The Charity Commission has highlighted the importance of protecting charities against fraud and cybercrime after new figures show that the sector reported almost £8.6million of lost funds in the financial year.

The latest data from Action Fraud shows that there were 1,059 separate incidents of fraud reported by charities between April 2020 – March 2021.

The increase in cybercrime may be a result of the pandemic, with other figures showing that around 65% of charities* feel this has increased their susceptibility to fraud due to an increase in remote working and virtual sign-off processes.

The figures emphasise the need for increased protection and more awareness of the potential threats posed by cybercrime. The Commission has published these figures as part of Charity Fraud Awareness Week, that runs from 18-22 October. The purpose of the week is to raise awareness of cybercrime and to create a safe space for charities and their supporters to talk about fraud and share good practice.

Together with the Fraud Advisory Panel, the regulatory is advising charities to sign up to a new Stop Fraud Pledge to help charities become more fraud aware.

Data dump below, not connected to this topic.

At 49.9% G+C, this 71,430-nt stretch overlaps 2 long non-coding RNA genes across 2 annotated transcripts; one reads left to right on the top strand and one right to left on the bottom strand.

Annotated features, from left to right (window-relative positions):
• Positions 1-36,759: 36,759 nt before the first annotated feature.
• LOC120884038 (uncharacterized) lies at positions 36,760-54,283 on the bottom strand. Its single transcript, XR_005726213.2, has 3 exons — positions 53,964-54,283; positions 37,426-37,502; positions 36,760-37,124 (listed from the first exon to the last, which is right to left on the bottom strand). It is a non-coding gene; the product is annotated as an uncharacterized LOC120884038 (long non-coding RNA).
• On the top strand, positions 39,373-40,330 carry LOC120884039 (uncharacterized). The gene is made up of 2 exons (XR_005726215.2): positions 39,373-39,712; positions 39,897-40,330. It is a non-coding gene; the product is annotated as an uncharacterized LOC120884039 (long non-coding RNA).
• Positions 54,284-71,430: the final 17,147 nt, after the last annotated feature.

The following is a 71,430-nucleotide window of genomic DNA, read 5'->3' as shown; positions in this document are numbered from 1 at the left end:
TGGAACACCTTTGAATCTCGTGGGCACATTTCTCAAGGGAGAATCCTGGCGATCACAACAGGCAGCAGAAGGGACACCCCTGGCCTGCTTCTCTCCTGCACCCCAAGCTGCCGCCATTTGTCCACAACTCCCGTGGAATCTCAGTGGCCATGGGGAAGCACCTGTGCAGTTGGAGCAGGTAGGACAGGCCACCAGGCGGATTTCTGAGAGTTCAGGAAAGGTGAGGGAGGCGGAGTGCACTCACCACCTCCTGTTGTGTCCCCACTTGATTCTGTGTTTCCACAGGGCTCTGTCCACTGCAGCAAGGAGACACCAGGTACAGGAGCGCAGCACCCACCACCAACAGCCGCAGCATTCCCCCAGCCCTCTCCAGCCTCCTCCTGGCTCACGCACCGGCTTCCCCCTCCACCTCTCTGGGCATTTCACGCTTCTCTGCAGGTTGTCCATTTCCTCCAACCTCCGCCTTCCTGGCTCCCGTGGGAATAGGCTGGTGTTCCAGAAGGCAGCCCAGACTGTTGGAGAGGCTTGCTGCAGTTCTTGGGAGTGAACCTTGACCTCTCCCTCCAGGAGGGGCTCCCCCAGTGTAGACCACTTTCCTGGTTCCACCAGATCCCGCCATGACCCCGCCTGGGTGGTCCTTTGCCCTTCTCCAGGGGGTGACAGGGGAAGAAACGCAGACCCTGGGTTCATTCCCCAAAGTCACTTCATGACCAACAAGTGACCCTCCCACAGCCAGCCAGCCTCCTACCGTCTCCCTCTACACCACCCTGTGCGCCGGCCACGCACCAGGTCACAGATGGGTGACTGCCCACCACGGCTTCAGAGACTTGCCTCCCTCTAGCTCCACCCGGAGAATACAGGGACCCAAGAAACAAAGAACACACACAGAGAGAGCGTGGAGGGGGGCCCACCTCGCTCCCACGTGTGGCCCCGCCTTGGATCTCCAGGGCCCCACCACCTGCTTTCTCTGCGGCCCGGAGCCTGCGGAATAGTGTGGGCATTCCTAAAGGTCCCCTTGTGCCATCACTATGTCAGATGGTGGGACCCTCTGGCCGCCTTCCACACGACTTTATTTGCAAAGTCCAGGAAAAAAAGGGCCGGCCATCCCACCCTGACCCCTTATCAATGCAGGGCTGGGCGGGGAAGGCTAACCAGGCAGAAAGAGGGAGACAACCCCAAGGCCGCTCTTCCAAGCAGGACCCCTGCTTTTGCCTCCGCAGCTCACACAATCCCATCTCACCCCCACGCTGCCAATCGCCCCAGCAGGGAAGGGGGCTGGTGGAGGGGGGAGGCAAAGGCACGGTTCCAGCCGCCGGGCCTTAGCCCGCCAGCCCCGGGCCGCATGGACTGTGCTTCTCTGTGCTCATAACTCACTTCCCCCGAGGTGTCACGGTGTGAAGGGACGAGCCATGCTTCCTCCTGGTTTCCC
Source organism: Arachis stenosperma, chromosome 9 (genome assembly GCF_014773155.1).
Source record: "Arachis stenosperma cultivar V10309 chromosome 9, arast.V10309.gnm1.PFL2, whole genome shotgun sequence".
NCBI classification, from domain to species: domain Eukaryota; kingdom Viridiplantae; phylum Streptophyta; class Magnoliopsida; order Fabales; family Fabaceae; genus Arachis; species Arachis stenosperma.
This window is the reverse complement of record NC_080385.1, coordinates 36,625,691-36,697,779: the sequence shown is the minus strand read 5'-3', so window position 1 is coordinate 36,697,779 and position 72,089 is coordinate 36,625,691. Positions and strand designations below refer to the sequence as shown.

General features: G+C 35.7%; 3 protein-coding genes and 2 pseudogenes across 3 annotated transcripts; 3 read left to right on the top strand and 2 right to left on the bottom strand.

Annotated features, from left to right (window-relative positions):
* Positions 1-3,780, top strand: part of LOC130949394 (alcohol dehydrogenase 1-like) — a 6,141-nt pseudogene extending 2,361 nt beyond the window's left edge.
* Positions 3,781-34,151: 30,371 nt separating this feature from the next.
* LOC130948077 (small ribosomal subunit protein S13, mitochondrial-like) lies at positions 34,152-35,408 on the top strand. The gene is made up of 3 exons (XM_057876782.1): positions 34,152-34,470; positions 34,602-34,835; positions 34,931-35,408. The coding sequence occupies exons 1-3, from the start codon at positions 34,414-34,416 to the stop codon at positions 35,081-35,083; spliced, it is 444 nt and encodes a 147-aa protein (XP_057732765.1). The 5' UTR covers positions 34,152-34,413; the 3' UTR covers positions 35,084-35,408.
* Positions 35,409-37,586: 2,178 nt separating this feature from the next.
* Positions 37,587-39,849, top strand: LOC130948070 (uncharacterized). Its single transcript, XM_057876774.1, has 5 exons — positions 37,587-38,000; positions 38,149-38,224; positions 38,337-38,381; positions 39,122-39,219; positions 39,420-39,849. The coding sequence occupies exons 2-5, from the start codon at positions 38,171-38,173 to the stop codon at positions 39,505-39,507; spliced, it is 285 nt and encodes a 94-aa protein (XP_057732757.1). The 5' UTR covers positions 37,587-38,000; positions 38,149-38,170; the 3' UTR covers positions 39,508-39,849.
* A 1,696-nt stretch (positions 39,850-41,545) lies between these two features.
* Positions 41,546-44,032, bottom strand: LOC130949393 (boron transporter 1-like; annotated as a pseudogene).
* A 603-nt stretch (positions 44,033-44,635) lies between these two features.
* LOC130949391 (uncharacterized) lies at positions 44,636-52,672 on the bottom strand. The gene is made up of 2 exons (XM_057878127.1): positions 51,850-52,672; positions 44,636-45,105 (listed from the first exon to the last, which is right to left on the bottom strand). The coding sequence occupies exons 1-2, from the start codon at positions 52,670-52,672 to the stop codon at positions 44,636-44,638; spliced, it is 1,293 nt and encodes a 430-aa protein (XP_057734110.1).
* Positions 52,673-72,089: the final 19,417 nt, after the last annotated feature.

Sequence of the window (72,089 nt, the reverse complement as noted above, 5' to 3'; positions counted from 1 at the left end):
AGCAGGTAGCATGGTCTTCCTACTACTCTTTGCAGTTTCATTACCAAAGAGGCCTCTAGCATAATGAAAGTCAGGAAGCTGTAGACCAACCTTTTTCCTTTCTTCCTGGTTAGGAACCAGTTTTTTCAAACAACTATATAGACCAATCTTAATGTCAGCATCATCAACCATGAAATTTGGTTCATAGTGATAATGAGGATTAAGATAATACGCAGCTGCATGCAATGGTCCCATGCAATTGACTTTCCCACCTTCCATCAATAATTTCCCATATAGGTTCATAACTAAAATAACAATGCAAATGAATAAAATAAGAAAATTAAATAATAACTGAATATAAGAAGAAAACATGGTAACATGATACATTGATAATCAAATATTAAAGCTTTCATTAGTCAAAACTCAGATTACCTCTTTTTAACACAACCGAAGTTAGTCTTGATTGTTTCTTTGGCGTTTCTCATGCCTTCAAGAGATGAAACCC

Fraud Pledge

The fraud pledge is a way for charities to evidence what they are doing to manage the risk of fraud and protect their assets. There are six practical actions charities can commit to in order to reduce their vulnerability to cybercrime.

  1. Appoint a suitable person (staff member, volunteer or trustee) to champion counter fraud work throughout the organisation.
  2. Ensure that all trustees are aware of their legal duty to protect the charity’s assets.
  3. Consult with staff, volunteers and trustees to identify the types of fraud that threaten them and the ways to prevent them.
  4. Create a written fraud policy and share it regularly – with staff, volunteers and trustees – so that everyone understands what fraud is and how they can help prevent it.
  5. Perform checks on the individuals and organisations with whom they have a financial relationship.
  6. Assess each year how well fraud controls are working, taking into account new risks and making improvements as needed.

Sign and submit a pledge here.

Helpful resources

Charities that are concerned they have been the victim of fraud or cybercrime, should report to Action Fraud and as a serious incident to the Charity Commission.

The National Cyber Security Centre and the Charity Commission have worked together to produce resources relevant to charities of all sizes. The Cyber Security: Small Charity Guide provides simple, free/ low-cost steps to improve cyber security.

The Board Toolkit is most relevant for larger charities and helps boards and senior managers understand cyber security from a governance perspective.


*A small-scale survey of charities (70 responded) conducted by BDO LLP in partnership with the Fraud Advisory Panel in September 2021 revealed the following: 65% of respondents either agreed or strongly agreed that the pandemic has increased the risk of fraud to their charity.